So long as Drew continues to pitch well, he's going to get paid handsomely this offseason ($8 million +) when arbitration time comes around. Heck, even if he doesn't continue to pitch well for the remainder of 2015, he's probably going to get over $8 million at this point. As for a potential free agent contract in 2017, any team that has watched Drew Storen pitch or is capable of looking up simple statistics can see that he's actually been quite successful as a (capital "C") Closer. There's nothing in his profile that suggests that he won't be in high demand after the 2016 season among teams looking for someone to rack up a big save total.
Acquiring Papelbon and allowing him to close does little to nothing in terms of Drew Storen's earning potential in arbitration this offseason. It does even less to his earning potential in 2017 when he'll be a free agent.
Does it suck for Drew Storen?
Yeah... It kind of does. He makes his living by competing. He doesn't only compete with the Nationals opponents, but he's worked hard and competed his entire life to get to the top of his profession. Right or wrong, the apex for a relief pitcher is being that shut down reliever in the ninth inning, not the seventh or eighth inning. The closers are the guys who get the accolades, even if they happen to face the bottom of the order with a three run lead and the setup man faces the heart of the order with a one run lead in the eighth inning of that same game.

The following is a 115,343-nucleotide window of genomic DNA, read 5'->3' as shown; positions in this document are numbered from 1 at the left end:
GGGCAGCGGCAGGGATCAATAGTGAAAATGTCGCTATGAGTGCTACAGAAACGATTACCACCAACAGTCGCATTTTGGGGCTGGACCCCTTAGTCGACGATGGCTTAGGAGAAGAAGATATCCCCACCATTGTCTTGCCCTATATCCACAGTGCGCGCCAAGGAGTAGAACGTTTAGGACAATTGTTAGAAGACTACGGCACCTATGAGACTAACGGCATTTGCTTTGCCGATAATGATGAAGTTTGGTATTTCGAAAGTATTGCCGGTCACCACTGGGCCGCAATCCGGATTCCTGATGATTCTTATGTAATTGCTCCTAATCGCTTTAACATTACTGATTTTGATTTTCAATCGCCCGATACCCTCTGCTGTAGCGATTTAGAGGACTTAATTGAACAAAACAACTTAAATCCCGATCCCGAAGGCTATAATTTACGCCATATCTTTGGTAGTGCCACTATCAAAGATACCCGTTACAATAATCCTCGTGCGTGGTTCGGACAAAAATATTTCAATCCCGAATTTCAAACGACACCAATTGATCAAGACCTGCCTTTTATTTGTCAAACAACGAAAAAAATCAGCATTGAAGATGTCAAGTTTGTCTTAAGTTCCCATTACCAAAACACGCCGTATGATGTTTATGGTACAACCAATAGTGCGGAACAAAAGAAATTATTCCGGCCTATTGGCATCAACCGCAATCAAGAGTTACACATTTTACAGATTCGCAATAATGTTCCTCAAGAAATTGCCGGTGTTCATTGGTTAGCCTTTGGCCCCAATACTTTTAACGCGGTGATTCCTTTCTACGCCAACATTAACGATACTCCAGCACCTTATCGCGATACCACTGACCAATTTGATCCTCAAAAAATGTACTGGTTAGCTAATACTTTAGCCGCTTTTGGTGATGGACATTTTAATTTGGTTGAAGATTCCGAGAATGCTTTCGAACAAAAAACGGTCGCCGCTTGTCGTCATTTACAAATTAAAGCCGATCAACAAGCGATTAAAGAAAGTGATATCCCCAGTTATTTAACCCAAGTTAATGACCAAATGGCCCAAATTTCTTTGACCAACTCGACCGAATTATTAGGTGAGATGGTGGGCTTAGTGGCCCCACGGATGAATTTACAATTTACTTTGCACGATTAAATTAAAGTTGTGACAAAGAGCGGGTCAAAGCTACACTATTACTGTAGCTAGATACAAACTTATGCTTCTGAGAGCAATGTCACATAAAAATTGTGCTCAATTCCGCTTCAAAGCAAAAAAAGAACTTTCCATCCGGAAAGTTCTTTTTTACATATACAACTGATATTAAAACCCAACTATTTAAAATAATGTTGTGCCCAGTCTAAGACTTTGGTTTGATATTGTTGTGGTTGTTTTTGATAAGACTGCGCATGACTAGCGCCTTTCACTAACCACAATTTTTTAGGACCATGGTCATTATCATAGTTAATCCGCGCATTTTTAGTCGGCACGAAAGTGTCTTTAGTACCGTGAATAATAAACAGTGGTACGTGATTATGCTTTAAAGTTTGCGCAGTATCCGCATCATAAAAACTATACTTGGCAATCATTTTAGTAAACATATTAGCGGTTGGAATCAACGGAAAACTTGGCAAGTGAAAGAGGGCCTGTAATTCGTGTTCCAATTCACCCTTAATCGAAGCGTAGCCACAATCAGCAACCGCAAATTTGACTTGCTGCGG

Drew has reached that summit twice in his career now and been shoved back down the mountaintop each time. I'd question whether there was much sense in replacing him after 2012, but that's in the past. In this specific case, Storen has done nothing to warrant being removed from the closer's role. In fact, he's been one of the top relief pitchers in baseball. As a fan and someone who realizes that Drew is a competitor, it's hard not to feel bad for him.
If it was going to cause this much commotion, why Papelbon?
I don't think we really need to go into why the Nats didn't push harder to acquire the two relievers who were clearly better than Papelbon on the trade market. We'll just settle that with a tweet from Barry Svrluga:
Source: Nats touched base on Kimbrel and Chapman, but price was too high. Wanted two of Turner, Taylor, Giolito, Lopez, Ross. Pap was backup— Barry Svrluga (@barrysvrluga) July 29, 2015
Yeah... There's paying a steep price for an expensive reliever and then there's giving in to insane demands. Outside of maybe Reynaldo Lopez, giving up any one of those players for an expensive 1.5 (Chapman) or 2.5 (Kimbrel) years of even the best reliever in the game would be crazy. The Padres and Reds were both reportedly asking for two of them. The Nats stated goal is to build a consistent winner. Giving up the equivalent of two Top 50 prospects for a relief pitcher would have been a massive hindrance to that long-term goal. All of this leads us to the question that I saw several times in the comments of Patrick's story about the trade:
Why go out and get a closer like Papelbon then instead of a setup man or middle reliever like Clippard or Ziegler?